Looking for a fast-paced contemporary MG fantasy read? Thomas Wildus might just be your new best friend.
Book: Thomas Wildus and the Book of Sorrows by JM Bergen
Read before: No
Ownership: Paperback ARC sent by bookpublicityservices.com for fair review. All opinions my own.
First things first, there’ll be no mention of Harry Potter here. Not every book that involves a kid discovering magic needs to be billed as the new Harry Potter, and that’s often unfair to the new books! Thomas Wildus and the Book of Sorrows has a much more modern, edgy feel to it – Thomas is very much a child of the current time in the way that he acts and speaks. When he discovers a magical book, in a bookshop he’s sure wasn’t there yesterday, it opens up his eyes to a world of magic. He gains powers he never imagined, and learns that every person in his life, from the friendly bookseller to his missing father, has been keeping dark secrets from him…
This book is an extraordinarily quick read, despite not being particularly short. The action pretty much never lets up once Thomas discovers his powers, which means that this should capture the imagination of even the most reluctant reader. The powers are very cool, ranging from telekinesis to being able to shoot lightning bolts, and I really enjoyed the methods with which Thomas was trained (essentially, learn fast or die). You should all know by now that I’m a sucker for a training montage!
However. While I would never take a book away from a child based on their gender, I think that this book feels extremely ‘boyish’ for some reason. Thomas’ relationship with his best friend Enrique leads to a lot of ‘banter’ and trying to outdo each other that I found rather tedious. Most notably, there are only three female characters, none of whom are allowed nearly as much page time or characterisation as any of the many male characters. Thomas’ mum is shown as pretty neglectful due to her working schedule, and only appears at the very beginning of the book in person (there is a phone call with her later on). Adelia, though she has an interesting backstory and is supposed to be an expert in the magical field, barely even speaks and is absent for a good part of Thomas’ training. And Peggy, Thomas’ crush at school, is purely there to be crushed upon. She has no personality and no purpose. I found this disappointing.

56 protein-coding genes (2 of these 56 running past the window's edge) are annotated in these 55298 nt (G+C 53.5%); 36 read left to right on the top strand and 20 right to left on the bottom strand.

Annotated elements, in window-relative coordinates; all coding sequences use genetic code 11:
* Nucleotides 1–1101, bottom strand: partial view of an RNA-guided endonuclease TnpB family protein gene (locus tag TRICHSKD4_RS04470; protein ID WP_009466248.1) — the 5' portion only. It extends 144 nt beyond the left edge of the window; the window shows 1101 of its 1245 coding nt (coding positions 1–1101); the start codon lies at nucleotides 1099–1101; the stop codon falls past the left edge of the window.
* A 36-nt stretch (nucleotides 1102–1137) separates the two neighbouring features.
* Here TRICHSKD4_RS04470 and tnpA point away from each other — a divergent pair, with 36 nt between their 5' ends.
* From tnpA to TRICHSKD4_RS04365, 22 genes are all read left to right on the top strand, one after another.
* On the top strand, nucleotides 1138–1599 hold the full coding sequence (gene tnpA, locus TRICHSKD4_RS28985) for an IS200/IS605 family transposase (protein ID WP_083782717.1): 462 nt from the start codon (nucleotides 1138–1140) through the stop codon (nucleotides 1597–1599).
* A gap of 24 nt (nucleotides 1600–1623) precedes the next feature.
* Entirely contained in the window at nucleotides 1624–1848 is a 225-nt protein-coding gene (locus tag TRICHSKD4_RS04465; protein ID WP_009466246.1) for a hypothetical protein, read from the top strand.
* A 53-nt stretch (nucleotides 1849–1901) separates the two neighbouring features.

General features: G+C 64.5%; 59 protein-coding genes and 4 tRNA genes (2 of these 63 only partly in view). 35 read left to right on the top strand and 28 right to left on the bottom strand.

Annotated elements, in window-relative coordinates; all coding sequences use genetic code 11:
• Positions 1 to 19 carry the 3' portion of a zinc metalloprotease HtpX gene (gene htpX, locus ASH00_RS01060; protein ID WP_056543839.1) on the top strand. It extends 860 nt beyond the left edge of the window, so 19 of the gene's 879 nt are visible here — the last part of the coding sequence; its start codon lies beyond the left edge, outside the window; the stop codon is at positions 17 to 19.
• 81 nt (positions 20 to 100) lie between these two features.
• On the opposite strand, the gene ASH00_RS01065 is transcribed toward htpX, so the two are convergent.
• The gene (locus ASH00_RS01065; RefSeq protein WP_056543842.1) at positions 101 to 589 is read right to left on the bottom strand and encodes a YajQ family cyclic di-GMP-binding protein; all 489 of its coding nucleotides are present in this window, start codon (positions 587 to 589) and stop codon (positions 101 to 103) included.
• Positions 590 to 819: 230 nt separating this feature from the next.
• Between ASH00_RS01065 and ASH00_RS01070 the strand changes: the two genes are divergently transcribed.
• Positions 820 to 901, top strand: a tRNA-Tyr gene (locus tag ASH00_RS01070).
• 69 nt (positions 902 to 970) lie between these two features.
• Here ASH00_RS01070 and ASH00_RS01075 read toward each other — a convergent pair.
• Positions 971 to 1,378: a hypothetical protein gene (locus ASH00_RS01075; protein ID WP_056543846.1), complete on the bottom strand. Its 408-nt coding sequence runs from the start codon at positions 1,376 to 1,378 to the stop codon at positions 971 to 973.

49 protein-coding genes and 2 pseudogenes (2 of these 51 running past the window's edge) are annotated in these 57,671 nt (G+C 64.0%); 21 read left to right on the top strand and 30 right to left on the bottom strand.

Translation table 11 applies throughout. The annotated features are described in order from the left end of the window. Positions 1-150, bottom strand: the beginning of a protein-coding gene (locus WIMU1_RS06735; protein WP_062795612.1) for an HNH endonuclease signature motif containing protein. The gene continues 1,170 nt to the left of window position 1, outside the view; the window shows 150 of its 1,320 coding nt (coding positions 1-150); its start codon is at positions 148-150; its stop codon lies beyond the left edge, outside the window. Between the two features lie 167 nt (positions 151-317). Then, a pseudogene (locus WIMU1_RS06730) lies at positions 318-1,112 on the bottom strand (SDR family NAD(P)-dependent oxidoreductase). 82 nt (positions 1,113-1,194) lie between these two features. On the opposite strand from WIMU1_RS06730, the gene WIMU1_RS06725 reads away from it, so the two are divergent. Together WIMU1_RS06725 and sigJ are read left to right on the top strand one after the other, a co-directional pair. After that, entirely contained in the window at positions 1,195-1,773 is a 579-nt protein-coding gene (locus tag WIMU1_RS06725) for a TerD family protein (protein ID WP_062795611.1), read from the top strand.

If you can look past the lack of women, then there is a lot of diversity in the races and abilities of the characters, which is good to read. Thomas has all the naivete of a precocious 13 year old boy, so it’s great to see that the world into which he is thrust is peopled with so many interesting examples of strength, and I’d like to see him continue to develop over the course of the series. Whatever happens, it’s sure to be an entertaining and pacey ride, if the sequels continue like this.
Four out of five cats from me!